Traveling on an Airplane with a Wheelchair is incredibly inaccessible and impossible for the millions of the people around the world who use a Wheelchair.
Many do not even fly because of bad experiences and stories they have heard from others. Wheelchairs get damaged constantly and even sent to the wrong airport and Airlines spend millions every year repairing them.
If you look at the video below, you can see how a baggage handler has to bring a Wheelchair around the plane from the gate and physically lift it up with 3 other people. An Electric Wheelchair weights atleast 300 pounds, costs atleast $20,000 depending on the model, and is only covered under Medicaid or Insurance every 5 years.
While your Electric Wheelchair gets carried into the cargo hold and you are terrified if it gets damaged, you have to get into a transfer wheelchair at the gate. These transfer wheelchairs are incredibly uncomfortable, don’t have a headrest, don’t have a prescription gel cushion, and don’t have lateral restraints. You have to be wheeled onto the plane by the flight attendants.
Cory Lee from the Disability Travel Blog Curb Free With Cory Lee took the following video with a camera on his head showing how inaccessible it is getting on an Airplane as a Wheelchair User.
Once you finally get into your seat, you have to sit on a regular cushion (although you can bring your gel cushion) and without lateral restraints for the entire flight. If you have a neuromuscular disease like Muscular Dystrophy, Spinal Muscular Atrophy, or ALS that leaves you with limited strength, you will need someone sitting next to you to help hold you up during takeoff, turbulence, and landing.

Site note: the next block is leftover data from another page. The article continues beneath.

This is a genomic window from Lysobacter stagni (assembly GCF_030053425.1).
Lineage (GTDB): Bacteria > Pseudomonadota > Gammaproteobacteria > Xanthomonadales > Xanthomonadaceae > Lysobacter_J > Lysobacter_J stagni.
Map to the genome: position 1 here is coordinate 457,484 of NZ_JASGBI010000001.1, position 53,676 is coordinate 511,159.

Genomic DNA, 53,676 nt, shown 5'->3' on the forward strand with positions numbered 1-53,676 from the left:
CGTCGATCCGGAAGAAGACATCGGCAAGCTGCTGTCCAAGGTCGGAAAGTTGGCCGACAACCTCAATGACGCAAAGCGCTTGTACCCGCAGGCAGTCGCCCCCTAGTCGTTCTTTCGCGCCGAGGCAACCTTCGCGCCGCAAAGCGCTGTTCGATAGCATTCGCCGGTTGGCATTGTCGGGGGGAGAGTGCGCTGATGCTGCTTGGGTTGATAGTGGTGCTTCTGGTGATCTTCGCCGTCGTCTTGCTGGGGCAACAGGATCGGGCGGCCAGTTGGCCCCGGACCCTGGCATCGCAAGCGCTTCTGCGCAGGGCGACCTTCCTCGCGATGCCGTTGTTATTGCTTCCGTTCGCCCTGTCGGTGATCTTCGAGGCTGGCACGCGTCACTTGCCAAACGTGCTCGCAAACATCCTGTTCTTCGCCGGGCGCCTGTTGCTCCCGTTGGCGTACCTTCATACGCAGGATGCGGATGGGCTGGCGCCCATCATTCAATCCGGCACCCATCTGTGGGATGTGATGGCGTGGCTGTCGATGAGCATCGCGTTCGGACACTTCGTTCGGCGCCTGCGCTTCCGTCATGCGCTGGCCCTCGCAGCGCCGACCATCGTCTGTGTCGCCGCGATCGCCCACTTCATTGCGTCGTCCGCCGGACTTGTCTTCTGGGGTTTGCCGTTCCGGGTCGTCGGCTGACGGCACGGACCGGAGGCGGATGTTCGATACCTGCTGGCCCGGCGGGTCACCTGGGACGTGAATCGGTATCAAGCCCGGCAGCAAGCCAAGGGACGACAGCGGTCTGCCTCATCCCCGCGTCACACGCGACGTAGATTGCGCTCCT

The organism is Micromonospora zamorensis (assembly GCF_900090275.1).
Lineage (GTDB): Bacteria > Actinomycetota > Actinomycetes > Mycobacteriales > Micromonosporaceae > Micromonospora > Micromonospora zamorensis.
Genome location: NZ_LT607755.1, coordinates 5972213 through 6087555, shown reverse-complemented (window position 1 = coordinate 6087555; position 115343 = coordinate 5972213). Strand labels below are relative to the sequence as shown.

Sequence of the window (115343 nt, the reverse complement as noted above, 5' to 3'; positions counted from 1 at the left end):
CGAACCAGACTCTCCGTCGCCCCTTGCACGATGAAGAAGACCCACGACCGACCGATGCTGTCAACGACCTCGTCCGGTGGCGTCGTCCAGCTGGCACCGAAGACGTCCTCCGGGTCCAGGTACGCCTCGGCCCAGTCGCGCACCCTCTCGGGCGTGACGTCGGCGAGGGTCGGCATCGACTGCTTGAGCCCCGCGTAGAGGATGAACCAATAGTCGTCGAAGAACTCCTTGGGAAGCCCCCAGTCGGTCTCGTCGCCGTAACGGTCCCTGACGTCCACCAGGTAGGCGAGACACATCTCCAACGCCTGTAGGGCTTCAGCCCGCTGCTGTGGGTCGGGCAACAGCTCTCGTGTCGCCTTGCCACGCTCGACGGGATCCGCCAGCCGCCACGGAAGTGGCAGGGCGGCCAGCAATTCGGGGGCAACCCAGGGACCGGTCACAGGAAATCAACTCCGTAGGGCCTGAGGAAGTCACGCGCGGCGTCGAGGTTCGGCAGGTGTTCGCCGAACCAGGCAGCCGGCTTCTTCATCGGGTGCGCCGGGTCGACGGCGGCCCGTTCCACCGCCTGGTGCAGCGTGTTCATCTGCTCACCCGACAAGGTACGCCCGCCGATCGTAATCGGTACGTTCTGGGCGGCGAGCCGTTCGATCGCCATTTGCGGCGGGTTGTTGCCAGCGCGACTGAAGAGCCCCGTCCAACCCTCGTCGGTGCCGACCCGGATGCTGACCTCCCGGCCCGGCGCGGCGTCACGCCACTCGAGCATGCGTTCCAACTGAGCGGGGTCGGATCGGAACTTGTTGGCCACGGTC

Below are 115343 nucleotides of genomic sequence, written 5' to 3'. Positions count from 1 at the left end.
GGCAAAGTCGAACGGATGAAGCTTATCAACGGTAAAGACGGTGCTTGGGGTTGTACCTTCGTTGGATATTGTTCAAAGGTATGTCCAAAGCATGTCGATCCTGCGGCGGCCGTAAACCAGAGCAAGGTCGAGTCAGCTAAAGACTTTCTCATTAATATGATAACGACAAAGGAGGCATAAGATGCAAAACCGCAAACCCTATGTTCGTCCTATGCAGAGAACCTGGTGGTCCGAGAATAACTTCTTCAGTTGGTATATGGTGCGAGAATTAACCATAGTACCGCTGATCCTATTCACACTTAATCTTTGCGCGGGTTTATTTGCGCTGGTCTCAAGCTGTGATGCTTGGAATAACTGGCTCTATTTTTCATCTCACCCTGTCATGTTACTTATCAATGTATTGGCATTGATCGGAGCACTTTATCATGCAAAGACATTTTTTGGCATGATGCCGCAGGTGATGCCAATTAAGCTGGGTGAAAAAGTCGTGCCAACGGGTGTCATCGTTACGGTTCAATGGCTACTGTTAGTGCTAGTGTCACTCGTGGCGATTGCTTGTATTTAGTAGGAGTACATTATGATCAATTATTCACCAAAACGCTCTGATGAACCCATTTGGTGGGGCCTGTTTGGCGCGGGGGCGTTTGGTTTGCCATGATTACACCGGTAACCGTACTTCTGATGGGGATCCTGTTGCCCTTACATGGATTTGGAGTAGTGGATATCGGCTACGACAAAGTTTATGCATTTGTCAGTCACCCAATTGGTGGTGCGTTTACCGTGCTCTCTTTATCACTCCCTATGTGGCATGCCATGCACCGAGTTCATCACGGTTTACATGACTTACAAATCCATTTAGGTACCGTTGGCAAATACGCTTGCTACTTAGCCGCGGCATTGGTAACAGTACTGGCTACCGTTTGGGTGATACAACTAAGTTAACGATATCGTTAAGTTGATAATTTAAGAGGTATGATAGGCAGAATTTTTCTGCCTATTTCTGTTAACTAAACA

When the plane finally lands, you have to wait for everybody to get off the plane, your wheelchair to be brought to the gate, and for the flight attendants to get the transfer wheelchair to bring you to the gate where your wheelchair will be hopefully unharmed.
We have a traveling on an airplane with a wheelchair guide if you want to learn more about what you can do.
We have a solution to this awful problem though. Imagine if you could get onto the plane in your electric wheelchair and stay in it for the entire flight.
If an airline has ever damaged your wheelchair or discriminated against you based on your disability, please file a formal complaint with the Department of Transportation. Airlines need to know whenever they are not servicing the Disabled Community properly. The Department of Transportation has a formal complaint system where all complaints are investigated and reports covering the entire airline industry are published every year. The Airlines and DOT need to know what they are doing wrong and what can be addressed.
If you need supplemental oxygen the National Council on Aging has a guide on traveling safely with portable oxygen that has safety tips for using and carrying oxygen in each mode of transportation and a complete list of oxygen policies for each specific major air, bus, train, and cruise lines.